College Faculty, May 14-19, 2005. The program is unique in its focus specifically on
community college and technical college faculty. Positive evaluations indicate the
program is very effective in achieving its goal of "providing participants with the









knowledge, experience and resources they need to internationalize general business
courses and/or develop specialized international business courses at the two-year college
level." In addition, two community college faculty received funding to participate in
CIBER 2-week study tours abroad (Pearl River Delta, 2003, and Mercosur, 2005-see
Appendix 4).

Globalizing Business Schools (GBS) is a joint project of 10 CIBERs and the
Institute for International Public Policy (the US Department of Education Title VI
program to prepare underrepresented minorities for careers in international affairs). GBS
addresses the observation that Historically Black Colleges and Universities (HBCUs)
typically lag other institutions of higher education in internationalization of business
programs. Initiative emphasis is on faculty development since that is fundamental to
successful internationalization of any business program. The GBS program has three
phases:

(a) In Phase I, both CIBERs and HBCUs attend CIBER-organized workshops that
inform on sources of federal and private funds for internationalizing business programs
and provide grant-writing tips, budgeting techniques, etc. Each of the ten HBCUs in a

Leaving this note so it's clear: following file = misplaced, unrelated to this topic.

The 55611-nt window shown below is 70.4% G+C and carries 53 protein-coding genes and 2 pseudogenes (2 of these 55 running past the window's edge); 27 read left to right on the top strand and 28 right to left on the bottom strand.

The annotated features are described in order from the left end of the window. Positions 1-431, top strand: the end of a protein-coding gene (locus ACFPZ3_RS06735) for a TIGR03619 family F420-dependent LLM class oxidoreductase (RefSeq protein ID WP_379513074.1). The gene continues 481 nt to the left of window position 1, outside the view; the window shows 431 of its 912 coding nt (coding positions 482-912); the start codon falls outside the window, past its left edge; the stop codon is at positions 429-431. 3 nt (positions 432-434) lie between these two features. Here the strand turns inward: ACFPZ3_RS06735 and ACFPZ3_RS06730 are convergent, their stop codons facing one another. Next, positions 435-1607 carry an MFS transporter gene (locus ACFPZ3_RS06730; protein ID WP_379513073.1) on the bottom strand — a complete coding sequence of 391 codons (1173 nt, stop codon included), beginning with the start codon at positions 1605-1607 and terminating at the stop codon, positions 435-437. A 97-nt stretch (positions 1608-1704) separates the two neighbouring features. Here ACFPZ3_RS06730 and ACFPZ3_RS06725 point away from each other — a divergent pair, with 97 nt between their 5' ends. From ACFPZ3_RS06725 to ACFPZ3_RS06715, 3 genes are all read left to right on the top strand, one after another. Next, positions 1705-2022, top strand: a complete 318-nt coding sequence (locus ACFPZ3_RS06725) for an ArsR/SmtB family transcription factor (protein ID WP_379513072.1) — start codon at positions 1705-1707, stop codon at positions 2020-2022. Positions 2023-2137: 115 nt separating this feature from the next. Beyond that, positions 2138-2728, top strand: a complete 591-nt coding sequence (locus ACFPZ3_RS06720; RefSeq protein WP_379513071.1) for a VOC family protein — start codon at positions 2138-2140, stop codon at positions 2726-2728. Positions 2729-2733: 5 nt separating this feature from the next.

"class" is paired one-on-one with a participating CIBER. The latter then works with the
HBCU to develop an internationalization plan for its business program and also provides
further guidance in writing grant proposals for funding the plans.

(b) In Phase II (partially concurrent with Phase I), a total of eight business faculty
and four language faculty from each HBCU attend intensive workshops on
internationalization of business courses and integration of language, culture and business
in the curriculum. If a grant proposal from Phase I was funded, CIBER assists its HBCU
partner in implementation of the award. If the grant proposal was denied, a second round
of guidance on grant writing occurs in preparation for re-application.

(c) In Phase III, there are two weeks of experiential learning abroad for two
faculty representatives from each of the participating HBCUs in the class.

The pairing of UF CIBER with HBCU Florida A&M University (FAMU) proved